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Perimeter a key zone in Finals

MANILA, Philippines — The opposing coaches in the PBA Governors Cup Finals agree that the perimeter is a sacred zone where if Meralco is able to hit from the outside consistently, the Bolts could run away with the trophy. But if Barangay Ginebra puts the shackles on Meralco’s riflemen, it could be the other way around.

“No doubt, our bigs will have to extend to the perimeter in this series,” said Ginebra coach Tim Cone. “Meralco’s leading the league in three-point field goal percentage so we’ll have to work hard to get back in transition and locate their shooters.”

Cone said when Ginebra beat Meralco, 4-2, in the Governors Cup Finals last season, the Bolts played without Jared Dillinger, Mike Tolomia and Ranidel de Ocampo. Dillinger was out with a hamstring injury, Tolomia hadn’t turned pro and De Ocampo was still with TNT. Now, the three are prominent figures in Meralco coach Norman Black’s rotation. Another perimeter gunner Garvo Lanete hadn’t crossed over from NLEX.

“Tolomia, who can shoot it, has taken the place of Jimmy (Alapag) and along with Dillinger, brings a lot of perimeter play,” said Cone. “Plus, De Ocampo has always been a big-shot maker in big moments and he’s really the premier big man shooter in the league. All three of those guys add incredible depth and versatility to their lineup.”

Another cause for Cone’s concern is Meralco’s rebounding ability. “They’re the No. 1 rebounding team in the league in terms of rebounding margin,” he said. “They do a great job of using their quickness to get to the boards. Then, they have (Allen) Durham who simply is a beast to guard and keep off the boards. They’re formidable.”

Black said he’ll lean heavily on Dillinger and De Ocampo to make a difference. “They’re helping the overall performance of the team,” said Black. “They’re both floor spacers so they should also help open up the floor for AD (Durham). They’re good defenders so they fit right into our personality as a team. It helps that they have championship experience and have been through many Finals wars.” Dillinger has won five titles and De Ocampo, six – all with TNT.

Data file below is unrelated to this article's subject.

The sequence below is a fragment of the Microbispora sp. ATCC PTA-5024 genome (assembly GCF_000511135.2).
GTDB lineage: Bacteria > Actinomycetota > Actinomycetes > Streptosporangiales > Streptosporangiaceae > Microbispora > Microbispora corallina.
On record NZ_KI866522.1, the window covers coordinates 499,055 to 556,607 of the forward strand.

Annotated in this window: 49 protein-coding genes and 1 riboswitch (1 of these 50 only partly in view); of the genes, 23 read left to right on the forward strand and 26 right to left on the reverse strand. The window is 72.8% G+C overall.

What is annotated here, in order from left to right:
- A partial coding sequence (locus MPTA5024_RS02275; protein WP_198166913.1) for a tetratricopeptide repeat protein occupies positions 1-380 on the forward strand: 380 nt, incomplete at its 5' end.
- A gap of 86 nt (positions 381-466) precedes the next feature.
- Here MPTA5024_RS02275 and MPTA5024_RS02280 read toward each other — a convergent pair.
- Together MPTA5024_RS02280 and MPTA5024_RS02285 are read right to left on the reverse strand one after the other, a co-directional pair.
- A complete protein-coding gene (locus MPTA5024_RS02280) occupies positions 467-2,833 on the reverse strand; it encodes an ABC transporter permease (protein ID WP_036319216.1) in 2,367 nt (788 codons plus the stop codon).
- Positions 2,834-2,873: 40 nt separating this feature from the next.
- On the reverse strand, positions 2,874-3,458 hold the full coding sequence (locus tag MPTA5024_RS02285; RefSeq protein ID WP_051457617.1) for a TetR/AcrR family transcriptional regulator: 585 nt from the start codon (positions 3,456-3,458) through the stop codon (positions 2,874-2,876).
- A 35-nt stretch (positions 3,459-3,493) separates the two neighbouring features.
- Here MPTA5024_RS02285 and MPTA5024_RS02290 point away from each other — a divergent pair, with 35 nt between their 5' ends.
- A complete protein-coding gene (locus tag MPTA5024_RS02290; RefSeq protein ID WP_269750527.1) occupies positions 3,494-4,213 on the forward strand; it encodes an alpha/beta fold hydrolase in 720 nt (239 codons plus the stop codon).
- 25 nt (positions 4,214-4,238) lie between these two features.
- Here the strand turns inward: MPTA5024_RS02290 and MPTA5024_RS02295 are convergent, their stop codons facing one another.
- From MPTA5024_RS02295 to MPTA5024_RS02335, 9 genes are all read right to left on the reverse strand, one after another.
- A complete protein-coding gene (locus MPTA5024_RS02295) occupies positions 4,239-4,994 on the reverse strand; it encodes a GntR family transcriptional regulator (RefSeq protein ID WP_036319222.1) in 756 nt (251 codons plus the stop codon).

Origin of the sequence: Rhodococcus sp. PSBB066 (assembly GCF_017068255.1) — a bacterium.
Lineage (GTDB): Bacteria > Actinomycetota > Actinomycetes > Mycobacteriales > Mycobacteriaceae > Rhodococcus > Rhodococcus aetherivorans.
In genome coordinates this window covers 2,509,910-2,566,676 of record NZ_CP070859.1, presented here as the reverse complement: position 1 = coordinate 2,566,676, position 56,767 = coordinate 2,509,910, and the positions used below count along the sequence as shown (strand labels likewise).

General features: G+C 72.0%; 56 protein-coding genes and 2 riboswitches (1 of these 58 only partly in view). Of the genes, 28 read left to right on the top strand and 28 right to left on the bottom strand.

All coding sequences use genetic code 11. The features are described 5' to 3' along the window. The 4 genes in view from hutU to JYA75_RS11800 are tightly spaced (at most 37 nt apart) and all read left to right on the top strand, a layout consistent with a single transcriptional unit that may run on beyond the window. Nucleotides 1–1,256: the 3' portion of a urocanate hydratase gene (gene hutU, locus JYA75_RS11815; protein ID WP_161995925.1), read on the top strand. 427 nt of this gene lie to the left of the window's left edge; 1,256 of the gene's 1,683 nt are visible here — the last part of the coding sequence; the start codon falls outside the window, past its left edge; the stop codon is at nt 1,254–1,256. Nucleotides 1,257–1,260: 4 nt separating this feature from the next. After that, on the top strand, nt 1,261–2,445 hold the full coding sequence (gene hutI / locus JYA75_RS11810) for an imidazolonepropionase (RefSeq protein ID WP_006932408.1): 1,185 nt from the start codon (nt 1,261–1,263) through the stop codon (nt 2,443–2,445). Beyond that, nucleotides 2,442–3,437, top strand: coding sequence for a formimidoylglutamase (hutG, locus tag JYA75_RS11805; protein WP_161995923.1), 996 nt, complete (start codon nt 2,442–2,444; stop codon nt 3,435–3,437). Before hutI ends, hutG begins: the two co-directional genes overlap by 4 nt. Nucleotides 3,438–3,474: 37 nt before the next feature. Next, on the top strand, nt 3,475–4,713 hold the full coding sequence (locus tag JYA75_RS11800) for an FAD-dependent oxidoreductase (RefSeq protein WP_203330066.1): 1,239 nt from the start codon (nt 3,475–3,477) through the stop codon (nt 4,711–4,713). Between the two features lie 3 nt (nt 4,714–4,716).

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Black said a priority for Meralco is to control the defensive boards. “We must limit their second chance points to have a good chance of winning the crown,” he said. “We must also shoot well from the perimeter because they protect the paint well with their size.” Ginebra is No. 1 in second chance points, averaging 17.6 points, but Meralco is No. 1 in least second chance points allowed with 10.1.

Black said tempo isn’t a big deal with Meralco. “I’m not really concerned about the tempo of the game because we’ve proved that we can win games in the 80s or the 100-point range,” he said. Meralco, however, has made more of an impact on defense as in its 12 wins leading to the Finals, the Bolts gave up an average of only 85.8 points but in three losses, the norm went up to 101.7. Offensively, Meralco averaged 98.8 points in 12 wins and 97.3 in three setbacks. In contrast, Ginebra hit at a 107.6 clip in 12 wins but only 92.3 in four defeats. So the apparent trend shows that Ginebra wins with offense and Meralco with defense.

Ironically, in the battle to control the perimeter, Meralco must dominate offensively and Ginebra must counteract defensively despite their contrasting orientation. It’s one of the intriguing ironies of the series and why the Finals are a 50-50 proposition because anything can happen with both cerebral coaches making unpredictable adjustments along the way.

Black, 59, has won 11 PBA titles with three different franchises and five UAAP crowns with Ateneo. He hasn’t claimed a trophy since steering TNT to the All-Filipino Cup in 2012-13 and Meralco hasn’t bagged a championship since joining the league in 2010-11.

“It’s always special to be in the Finals because you’re never sure when you’ll enter,” said Black. “My feeling is everyone wants to win for the Meralco community and (Meralco senior vice president/PBA governor/SBP president) Al Panlilio especially as this would be the first championship for the Bolts in the PBA.”

Cone, 59, is the winningest coach in PBA history with 19 championships. He’s a two-time Grand Slam championship coach with San Mig Coffee in 21013-14 and Alaska in 1996 while Black captured a Grand Slam with San Miguel Beer in 1989. Cone’s last championship came in the previous Governors Cup and he’s determined to retain the crown.

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